Posted by | February 14, 2012 20:33 | Filed under: Top Stories

by Stuart Shapiro

Last summer, I got into an argument with a cranky old man who told me that the Democrats hadn’t passed a budget in three years.  I didn’t even understand his argument; if there was no budget passed, how did the government function for the past three years?  Well I later learned that this was an often repeated meme on right wing radio.  And now as a new budget proposal has been issued, it’s coming back.  Brian Beutler explains the problems with this canard.

But here are two things Republicans don’t mention about this 1000 days teapot tempest: First, Budget resolutions don’t have the force of law, and they aren’t the legislative tool that mandates what the government can and can not spend. That’s what appropriations bills are for, and for the last 1000 days Democrats and Republicans have worked together, however acrimoniously, to devise spending plans for the government.. .

But the much more important fact Republicans have left out is that the Senate passed a budget on an overwhelmingly bipartisan basis last summer — one that unlike an annual “budget resolution” has the force of law behind it. The Budget Control Act — the law that resolved the debt limit fight — set binding appropriations caps for this fiscal year and the next and instituted a mechanism to contain spending on domestic discretionary programs — education, research, community health programs and the like — through the next decade.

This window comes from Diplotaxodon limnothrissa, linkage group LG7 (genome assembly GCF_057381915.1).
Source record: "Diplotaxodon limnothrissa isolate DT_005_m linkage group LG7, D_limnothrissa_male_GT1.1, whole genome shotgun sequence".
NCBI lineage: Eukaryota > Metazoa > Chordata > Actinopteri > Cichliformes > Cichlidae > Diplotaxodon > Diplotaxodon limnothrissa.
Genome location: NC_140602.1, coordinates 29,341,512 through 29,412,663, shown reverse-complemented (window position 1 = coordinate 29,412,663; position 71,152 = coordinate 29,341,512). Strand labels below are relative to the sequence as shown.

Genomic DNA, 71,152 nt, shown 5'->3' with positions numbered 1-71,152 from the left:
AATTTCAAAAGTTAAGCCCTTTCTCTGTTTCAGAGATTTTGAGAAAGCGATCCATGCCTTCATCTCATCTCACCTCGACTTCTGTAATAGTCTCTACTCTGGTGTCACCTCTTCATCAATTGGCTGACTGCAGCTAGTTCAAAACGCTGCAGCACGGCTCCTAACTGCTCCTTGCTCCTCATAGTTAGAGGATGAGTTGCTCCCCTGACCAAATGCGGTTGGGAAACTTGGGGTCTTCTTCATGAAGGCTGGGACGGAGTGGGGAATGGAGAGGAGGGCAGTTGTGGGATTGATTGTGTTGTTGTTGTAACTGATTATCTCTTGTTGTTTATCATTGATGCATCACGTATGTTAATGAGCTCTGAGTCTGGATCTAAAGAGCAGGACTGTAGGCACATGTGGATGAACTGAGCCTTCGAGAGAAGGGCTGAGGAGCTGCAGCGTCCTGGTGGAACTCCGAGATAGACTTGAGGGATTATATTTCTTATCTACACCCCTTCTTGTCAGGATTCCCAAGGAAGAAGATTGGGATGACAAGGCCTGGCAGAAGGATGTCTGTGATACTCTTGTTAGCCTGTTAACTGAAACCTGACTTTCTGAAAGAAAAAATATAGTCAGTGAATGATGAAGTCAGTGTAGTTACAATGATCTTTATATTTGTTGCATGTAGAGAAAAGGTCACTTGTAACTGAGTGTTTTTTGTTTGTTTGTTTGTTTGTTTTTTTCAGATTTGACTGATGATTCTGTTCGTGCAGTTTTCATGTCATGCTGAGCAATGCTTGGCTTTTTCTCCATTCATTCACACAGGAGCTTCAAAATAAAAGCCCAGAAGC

Well the truth should never stand in the way of a good sound bite.  Now I just need to remember to avoid discussions with cranky old men.

Click here for reuse options!
Copyright 2012 Liberaland
By: Stuart Shapiro

Stuart is a professor and the Director of the Public Policy
program at the Bloustein School of Planning and Public Policy at Rutgers
University. He teaches economics and cost-benefit analysis and studies
regulation in the United States at both the federal and state levels.
Prior to coming to Rutgers, Stuart worked for five years at the Office
of Management and Budget in Washington under Presidents Clinton and
George W. Bush.